05 September 2019

My Girl Bill: A Transgender Celebrity in 1906 Brisbane

People in mid-1906 Brisbane were somewhat startled to discover that Bill Edwards, a popular young man who had been living and working among them for the previous year, was not all he seemed. Bill, as it turned out, was actually a woman named Marion... and wanted by the Victorian Police.

The Herald (Melbourne), 10 October 1906

Marion Edwards was born in 1874 at Murchison, Victoria, to a Welsh-born blacksmith and his Scottish wife. It has been suggested that her father was the role model for Marion's male 'persona'. Her own account of her early life - the memoir Life and Adventures of Marion-Bill-Edwards (Melbourne, 1907?) - is thought to be rather fanciful. According to that publication, she worked on her uncle's farm on the Goulburn River, and then as a waitress, and 'refused offers of marriage and 'made hot love' to women'. Also listed in her resumé were the jobs of French polisher, store assistant, and wool sorter.

It was around 1896 that she decided to dress and live as a male, claiming that doing so earned her more money (a move that has resonance even today). Her career after that time - if her memoir is to be believed - included entertaining troops in Africa during the Boer War as a female impersonator, and delivering horses to India.

Then she got 'married' on New Year's Day 1900 (as 'William Ernest Edwards') at St Francis's Catholic Church, Melbourne, to 30-year-old widow Lucy Minihan. Edwards later claimed this was only a marriage of convenience, and they separated soon afterwards. 

Marion fled to Brisbane in April 1905 after being arrested for burglary in Collingwood. She had been caught in the Studley Arms Hotel (dressed as a man) at 3 a.m., although she claimed she was trying to catch a prowler. She was arrested and charged as a male, but apparently was afraid that her gender would be revealed during a trial, so she left for Queensland. A woman 'claiming to be her wife' had put up bail of £50, and subsequently spent a month in prison for her alleged husband's default.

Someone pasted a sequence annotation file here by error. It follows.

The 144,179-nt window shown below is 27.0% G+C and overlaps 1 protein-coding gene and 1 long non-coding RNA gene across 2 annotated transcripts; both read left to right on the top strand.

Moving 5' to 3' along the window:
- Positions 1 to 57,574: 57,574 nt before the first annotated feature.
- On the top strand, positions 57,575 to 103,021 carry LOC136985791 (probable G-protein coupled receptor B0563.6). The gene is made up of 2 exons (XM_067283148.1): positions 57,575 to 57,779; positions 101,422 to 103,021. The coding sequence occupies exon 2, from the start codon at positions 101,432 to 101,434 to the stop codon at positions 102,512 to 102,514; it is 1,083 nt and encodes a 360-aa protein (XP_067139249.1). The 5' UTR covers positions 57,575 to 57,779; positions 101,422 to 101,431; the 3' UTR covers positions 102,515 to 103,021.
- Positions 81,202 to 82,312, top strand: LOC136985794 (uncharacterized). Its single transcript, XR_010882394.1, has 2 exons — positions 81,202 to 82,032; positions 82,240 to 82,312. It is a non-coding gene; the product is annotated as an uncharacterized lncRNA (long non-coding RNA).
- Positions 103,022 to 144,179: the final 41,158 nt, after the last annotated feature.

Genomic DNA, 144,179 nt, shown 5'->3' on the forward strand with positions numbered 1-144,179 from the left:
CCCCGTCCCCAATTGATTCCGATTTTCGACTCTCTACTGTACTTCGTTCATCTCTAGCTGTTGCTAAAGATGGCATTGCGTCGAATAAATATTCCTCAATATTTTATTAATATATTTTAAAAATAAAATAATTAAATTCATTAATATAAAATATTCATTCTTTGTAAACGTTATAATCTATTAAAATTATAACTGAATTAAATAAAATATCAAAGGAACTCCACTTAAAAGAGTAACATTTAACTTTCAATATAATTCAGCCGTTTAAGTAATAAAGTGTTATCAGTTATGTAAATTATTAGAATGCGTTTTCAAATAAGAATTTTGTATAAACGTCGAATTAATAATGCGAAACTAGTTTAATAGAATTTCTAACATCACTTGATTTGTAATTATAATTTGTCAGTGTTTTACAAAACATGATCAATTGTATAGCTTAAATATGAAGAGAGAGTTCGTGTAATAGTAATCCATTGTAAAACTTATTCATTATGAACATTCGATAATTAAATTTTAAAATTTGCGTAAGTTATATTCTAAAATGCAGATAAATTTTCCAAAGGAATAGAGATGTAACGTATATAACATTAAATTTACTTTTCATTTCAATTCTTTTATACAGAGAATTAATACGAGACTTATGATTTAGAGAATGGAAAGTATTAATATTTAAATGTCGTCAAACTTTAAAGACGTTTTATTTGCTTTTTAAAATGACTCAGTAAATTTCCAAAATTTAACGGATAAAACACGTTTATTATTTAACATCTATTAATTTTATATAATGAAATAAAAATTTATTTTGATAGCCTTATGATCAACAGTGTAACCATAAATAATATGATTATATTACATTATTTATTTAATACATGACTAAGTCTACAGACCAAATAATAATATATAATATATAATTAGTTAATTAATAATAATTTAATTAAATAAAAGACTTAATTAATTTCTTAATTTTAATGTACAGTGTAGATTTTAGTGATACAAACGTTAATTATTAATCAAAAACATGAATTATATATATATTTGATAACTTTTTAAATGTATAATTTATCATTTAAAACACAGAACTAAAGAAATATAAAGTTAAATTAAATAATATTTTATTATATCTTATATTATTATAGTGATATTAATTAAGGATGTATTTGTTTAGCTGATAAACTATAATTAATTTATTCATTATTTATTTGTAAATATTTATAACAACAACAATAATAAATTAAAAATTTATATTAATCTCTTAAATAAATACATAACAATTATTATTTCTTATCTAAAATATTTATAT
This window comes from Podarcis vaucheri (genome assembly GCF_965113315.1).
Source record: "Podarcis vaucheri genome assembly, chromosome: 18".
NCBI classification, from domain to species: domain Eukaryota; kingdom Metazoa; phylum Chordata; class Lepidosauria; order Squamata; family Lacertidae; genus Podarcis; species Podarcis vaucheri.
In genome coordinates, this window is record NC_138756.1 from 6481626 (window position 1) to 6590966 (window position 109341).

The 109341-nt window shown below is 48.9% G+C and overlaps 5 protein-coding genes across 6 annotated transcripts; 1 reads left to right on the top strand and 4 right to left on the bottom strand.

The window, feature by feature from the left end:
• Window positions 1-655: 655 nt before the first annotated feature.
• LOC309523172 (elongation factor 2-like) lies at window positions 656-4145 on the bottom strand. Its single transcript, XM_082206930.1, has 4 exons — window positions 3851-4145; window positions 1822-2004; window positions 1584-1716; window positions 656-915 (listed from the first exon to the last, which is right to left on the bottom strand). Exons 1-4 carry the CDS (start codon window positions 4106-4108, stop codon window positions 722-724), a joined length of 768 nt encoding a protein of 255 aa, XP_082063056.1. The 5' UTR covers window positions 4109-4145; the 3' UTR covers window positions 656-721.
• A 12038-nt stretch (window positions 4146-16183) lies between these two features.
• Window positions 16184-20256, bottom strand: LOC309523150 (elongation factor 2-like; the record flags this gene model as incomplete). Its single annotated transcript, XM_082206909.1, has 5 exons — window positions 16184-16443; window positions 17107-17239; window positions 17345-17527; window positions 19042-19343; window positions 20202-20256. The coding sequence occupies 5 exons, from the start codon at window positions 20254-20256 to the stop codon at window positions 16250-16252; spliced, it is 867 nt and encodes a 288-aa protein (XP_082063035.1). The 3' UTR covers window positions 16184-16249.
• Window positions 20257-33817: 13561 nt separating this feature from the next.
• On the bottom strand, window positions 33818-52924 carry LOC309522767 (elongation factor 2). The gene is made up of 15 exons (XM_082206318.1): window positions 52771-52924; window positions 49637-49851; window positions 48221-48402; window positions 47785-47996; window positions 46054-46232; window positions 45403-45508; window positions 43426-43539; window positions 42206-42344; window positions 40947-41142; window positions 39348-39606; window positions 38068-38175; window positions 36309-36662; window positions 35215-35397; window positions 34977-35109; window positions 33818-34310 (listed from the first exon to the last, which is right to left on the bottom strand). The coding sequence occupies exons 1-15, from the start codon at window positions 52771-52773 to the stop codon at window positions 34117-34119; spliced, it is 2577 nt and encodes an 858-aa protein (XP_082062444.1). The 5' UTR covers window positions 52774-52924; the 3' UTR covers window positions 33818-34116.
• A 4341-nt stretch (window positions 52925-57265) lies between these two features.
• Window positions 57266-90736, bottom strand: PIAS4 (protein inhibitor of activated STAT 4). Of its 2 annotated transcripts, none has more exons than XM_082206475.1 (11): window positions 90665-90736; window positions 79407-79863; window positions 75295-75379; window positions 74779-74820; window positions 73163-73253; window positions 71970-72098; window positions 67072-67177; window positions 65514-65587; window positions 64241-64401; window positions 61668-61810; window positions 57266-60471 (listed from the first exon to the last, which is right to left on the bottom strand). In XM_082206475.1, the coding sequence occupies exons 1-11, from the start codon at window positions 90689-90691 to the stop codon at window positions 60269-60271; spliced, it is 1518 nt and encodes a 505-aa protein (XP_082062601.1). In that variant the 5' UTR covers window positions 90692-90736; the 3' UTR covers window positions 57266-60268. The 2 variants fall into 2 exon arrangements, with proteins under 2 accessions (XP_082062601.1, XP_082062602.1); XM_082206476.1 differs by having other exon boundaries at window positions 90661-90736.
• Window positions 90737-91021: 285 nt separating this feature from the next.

She worked at various jobs in Brisbane, including as a barman at the Ekka in August 1906. By this time, the local Criminal Investigation Branch knew that the Bill Edwards who had fled Melbourne was now working in Brisbane bars, and suspicion fell on the small man who - to the trained eye of Detective Donnelly - was wearing a disguise. He confronted 'Bill', who promptly confessed everything and was taken into custody in September.

Word soon got around, and her appearance in the courts at Elizabeth Street caused a sensation. As she arrived in a prison van, the road was lined with many curious men, women and children, while others had positioned themselves outside the courtroom. When the doors opened, there was;
"...the unusual sight... of respectably-dressed women jostling with men and boys, in their endeavour to get a glimpse of the notorious female. The corridors likewise were the scene of a surging mass of people, who maintained a constant pressure towards the courtroom doorways, through which only a fortunate few had an opportunity of witnessing the proceedings inside. On the side veranda men scrambled on to the window sills, and the railings, determined not to be baffled in their curiosity." (The Week, 12 October 1906)